Sauchiehall Street is home to the Charles Rennie Mackintosh-designed Willow Tea Rooms and nearby his School of Art attracts lovers of the Art Nouveau period. Also of architectural note for its stunning art deco interior is the GTF (Glasgow Film Theatre) on Rose Street just off Sauchiehall Street. Rennie Mackintosh's legacy can be found all overthe city. DIY walking tours which encompass some of Glasgow's architectural gems can be downloaded free of charge from the Charles Rennie Mackintosh Society website. 

The always bustling city centre also boasts such artistic endeavours as the School of Music and Drama, the Royal Concert Hall, and the Theatre Royal, home to Scottish Opera and Scottish Ballet.  It comes as no surprise to those familiar with the city that it was recently named UNESCO City of Music.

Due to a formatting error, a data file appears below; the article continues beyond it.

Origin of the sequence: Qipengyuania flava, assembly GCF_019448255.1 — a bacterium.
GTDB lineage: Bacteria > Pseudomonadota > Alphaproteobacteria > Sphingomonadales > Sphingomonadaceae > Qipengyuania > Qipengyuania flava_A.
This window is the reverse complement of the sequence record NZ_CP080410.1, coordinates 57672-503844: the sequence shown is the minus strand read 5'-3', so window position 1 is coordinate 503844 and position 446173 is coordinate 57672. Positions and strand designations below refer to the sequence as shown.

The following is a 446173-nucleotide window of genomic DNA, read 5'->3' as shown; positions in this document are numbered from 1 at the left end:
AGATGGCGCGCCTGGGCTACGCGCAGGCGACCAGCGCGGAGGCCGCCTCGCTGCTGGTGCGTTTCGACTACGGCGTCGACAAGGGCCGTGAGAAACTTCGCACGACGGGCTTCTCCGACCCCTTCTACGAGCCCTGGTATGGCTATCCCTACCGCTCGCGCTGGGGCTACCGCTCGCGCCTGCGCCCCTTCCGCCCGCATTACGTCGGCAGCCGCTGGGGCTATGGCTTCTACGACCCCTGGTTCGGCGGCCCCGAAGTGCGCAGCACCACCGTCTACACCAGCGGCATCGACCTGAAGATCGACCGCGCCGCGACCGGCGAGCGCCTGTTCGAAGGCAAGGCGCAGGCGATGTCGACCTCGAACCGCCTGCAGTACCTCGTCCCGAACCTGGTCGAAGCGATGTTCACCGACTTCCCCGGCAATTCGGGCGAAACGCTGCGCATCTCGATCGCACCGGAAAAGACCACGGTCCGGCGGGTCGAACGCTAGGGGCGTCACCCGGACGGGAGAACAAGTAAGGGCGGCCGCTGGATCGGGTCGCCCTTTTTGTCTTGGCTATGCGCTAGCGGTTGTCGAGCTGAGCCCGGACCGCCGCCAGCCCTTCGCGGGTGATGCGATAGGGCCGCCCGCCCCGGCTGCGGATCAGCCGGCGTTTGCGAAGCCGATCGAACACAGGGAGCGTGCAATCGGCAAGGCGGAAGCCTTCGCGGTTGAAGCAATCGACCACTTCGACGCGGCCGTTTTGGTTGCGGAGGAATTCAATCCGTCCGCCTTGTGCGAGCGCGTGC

Towards the western end of the city centre you will find Blythswood Hill and Anderston, which form Glasgow's financial district with its eclectic mix of Georgian townhouses and state-of-the-art modern office buildings. 

The West End 

As you head directly west along Sauchiehall Street, the M8 motorway creates a psychological barrier between the city centre and the beginning of the West End.  The bohemian hinterland around Glasgow University's gothic spires features the wonderful hidden gems that are the Hunterian Museum and Art Gallery together with the inspiring reconstruction of Charles Rennie Mackintosh's home. Nearby are the dramatic Kelvingrove Art Galleries, the newly redeveloped waterfront along the River Clyde, Kelvingrove Park, the Botanic Gardens, up and coming Finnieston with its burgeoning restaurant, bar and music scene. and bustling Byres Road with its cafes, bars, vintage stores and independent shops.